“Before Xbox, we wouldnt have bothered with this kind of special effect because we couldnt have made it look realistic,”
said project director Glen Schofield of game developer Crystal Dynamics.

Similarly, when the cartoon characters run across a snowy terrain, they gradually sink into the white stuff and run slower. When they run through a desert, sand blows across the dunes as it would in a real desert. If a boulder gets dislodged on a mountain, it bounces and rolls unpredictably, like a real boulder.
“There are so many special effects that the average player might not notice them all right away, but we know they are going to appreciate them,”
Schofield said.

Xbox Offers Unmatched Audiovisual Quality

Developed jointly by Microsoft and nVidia, the consoles custom-designed graphics processing chip can process as many as 125 million on-screen graphical polygons per second, twice that of the nearest competitor. The chip also takes anti-aliasing to a new level, smoothing out the jagged appearance of diagonal lines, developers say.

“Everything just looks beautiful,”
said Schofield. He and other developers at Crystal Dynamics are used to creating games on a PC and seeing the visual fidelity degrade when they port them over to the game console.
“We bring it over to the Xbox and the graphics look great. They look so much nicer, so much richer.”

When the game developers at Japans Tecmo Inc. began designing Dead of Alive 3, they couldnt believe the visual fidelity. Previous versions of Dead or Alive, which ran on another gaming system, could offer no more than 60 visual frames per second. Initially, Tecmo developers were able to create 130 frames per second on Xbox. Now more adapt with Xbox, they have got the rate up to 180 frames per second, Blackley says.

Tecmo was so impressed that it asked Microsoft if it could create DOA 3 exclusively for Xbox.
“Their designers didnt want to have to dumb down the game for other systems,”
Blackley said.

For the first time, Monster Games can add four layers of graphic detail — everything from the reflection of the sun to simulated dirt and grime — to each of the tens of thousands of pixels that make up NASCAR Heats onscreen image. As a result, they can place gleaming grains of sand on the black hot tarmac track and create realistic-looking bumps in the road.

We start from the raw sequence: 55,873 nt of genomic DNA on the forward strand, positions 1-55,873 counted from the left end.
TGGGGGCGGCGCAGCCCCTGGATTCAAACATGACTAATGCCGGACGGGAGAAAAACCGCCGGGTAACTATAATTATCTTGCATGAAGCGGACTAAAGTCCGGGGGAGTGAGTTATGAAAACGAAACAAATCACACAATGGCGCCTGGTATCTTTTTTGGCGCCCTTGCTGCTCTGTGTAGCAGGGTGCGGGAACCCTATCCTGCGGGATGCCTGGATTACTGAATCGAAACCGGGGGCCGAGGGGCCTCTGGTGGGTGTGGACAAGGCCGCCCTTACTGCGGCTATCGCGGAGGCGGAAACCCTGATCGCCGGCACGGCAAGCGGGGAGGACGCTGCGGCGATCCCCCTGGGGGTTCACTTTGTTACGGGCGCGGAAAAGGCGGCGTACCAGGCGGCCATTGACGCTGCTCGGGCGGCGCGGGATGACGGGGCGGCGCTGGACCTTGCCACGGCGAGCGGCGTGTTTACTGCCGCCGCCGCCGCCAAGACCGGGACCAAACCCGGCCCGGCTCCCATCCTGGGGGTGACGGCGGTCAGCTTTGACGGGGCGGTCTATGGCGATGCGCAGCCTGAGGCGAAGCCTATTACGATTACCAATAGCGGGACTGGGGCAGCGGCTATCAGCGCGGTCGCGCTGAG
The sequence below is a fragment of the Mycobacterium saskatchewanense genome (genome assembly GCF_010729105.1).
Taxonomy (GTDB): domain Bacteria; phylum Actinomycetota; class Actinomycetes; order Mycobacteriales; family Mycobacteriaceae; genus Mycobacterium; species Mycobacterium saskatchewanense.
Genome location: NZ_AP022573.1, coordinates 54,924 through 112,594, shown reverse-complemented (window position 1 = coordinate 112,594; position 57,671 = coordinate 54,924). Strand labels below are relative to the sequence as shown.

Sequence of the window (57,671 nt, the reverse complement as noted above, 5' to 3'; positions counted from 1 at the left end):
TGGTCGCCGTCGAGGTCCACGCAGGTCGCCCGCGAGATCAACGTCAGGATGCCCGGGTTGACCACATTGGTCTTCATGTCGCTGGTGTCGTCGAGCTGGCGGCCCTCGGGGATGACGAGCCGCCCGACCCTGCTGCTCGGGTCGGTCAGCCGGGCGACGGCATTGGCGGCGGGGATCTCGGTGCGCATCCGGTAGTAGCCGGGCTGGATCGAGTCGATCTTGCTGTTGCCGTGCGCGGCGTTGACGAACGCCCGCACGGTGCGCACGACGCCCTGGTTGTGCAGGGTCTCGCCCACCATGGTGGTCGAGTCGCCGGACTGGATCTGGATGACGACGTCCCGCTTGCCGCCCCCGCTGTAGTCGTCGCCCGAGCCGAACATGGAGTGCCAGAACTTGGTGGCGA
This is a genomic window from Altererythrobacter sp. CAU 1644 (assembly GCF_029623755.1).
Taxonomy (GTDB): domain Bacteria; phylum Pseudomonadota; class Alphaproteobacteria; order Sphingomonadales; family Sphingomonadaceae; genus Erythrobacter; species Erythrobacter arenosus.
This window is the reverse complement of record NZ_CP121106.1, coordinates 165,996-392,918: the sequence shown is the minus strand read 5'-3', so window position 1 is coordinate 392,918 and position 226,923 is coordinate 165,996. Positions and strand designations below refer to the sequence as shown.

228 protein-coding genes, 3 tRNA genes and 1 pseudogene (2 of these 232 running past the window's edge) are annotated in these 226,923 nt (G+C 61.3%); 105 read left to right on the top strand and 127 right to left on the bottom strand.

The potential is so great that the game developers have had to study photographs of actual racetracks and cars to make sure they are not leaving out details they overlooked in the past but can now include in the game.
“Normally we can only do one base set of textures,”
Garcia said.
“With Xbox we can combine four textures to make the most photo-realistic game ever.”

Xboxs audio components — including a dedicated audio processor with 256 audio channels and Dolby 5.1 surround sound — have allowed Monster Games to create their most realistic-sounding game ever.
“The sound hardware in the Xbox is amazing,”
Garcia said.
“Gamers wont even have to watch the screen to know when a car is passing them. They will hear the roar of its engine in the rear speakers and hear it gradually fade along one side into the front speakers.”

Multi-Player Gaming Expands Entertainment Options

As avid gamers themselves, Garcia and other developers at Monster Games are especially excited about another feature of Xbox: system-link play. For the first time, 16 or more of them will be able to race at the same time.
“We are going to love it,”
he said.

Gamers will be able to connect as many as 16 consoles, using Xbox system-link cables. Once linked, the consoles work together, allowing gamers to compete alongside one another, each on a full screen with no degradation in the picture or gaming experience, Blackley says. Other consoles require players to compete on a split screen with slower frame rates and limited details.

Despite these benefits, system-link play hardly compares with the multi-player possibilities Xbox will offer, beginning in the first half of 2002. Using Xboxs built-in broadband connection, players will be able to play live, head-to-head over the Internet with an unlimited number of gamers around the globe. They also will be able to download content for games and chat with other gamers using an add-on headset.

Some 27 top game developers — see list below –committed to supporting Xbox online.

Infogrames expects to incorporate online features into all of its major new games and projects.
“You cant overestimate the importance of Xboxs broadband connection and hard drive for adding new content to games and enriching the experience gamers will have online,”
said Jason Bell, senior vice president for North American publishing for Infogrames.

Said Craig Relyea, vice president of worldwide marketing for game developer Interplay,
“The online features of the Xbox are exactly what weve been wishing for to take our console products to the next level.”

Microsoft Offers Top-Notch Support for Developers

According to developers, one key to the superiority of Xbox cant be found on any spec sheets and wont be one of the features gamers drool over. Its in the quality of the game development kits and assistance Microsoft has provided game developers.

Within a week of receiving Microsofts development kit, Monster Games had NASCAR Heat running for Xbox.
“It took us six months on another big-name gaming system,”
Garcia said.

“Microsoft did a good job putting together a development kit that is clear and easy to use,”
he added.
“You can definitely see their strength as software developers at work in the kit.”

Crystal Dynamics is used to having console makers ship them manuals so thick and complicated they might have been written in a foreign language.
“We have to figure everything out ourselves,”
Schofield said.

With Xbox, Microsoft technicians have helped answer every question.
“They look at the code and tell you how you can make the game look and play better — and they get back to you fast,”
he said.
“They really want to make the games the best they can be.”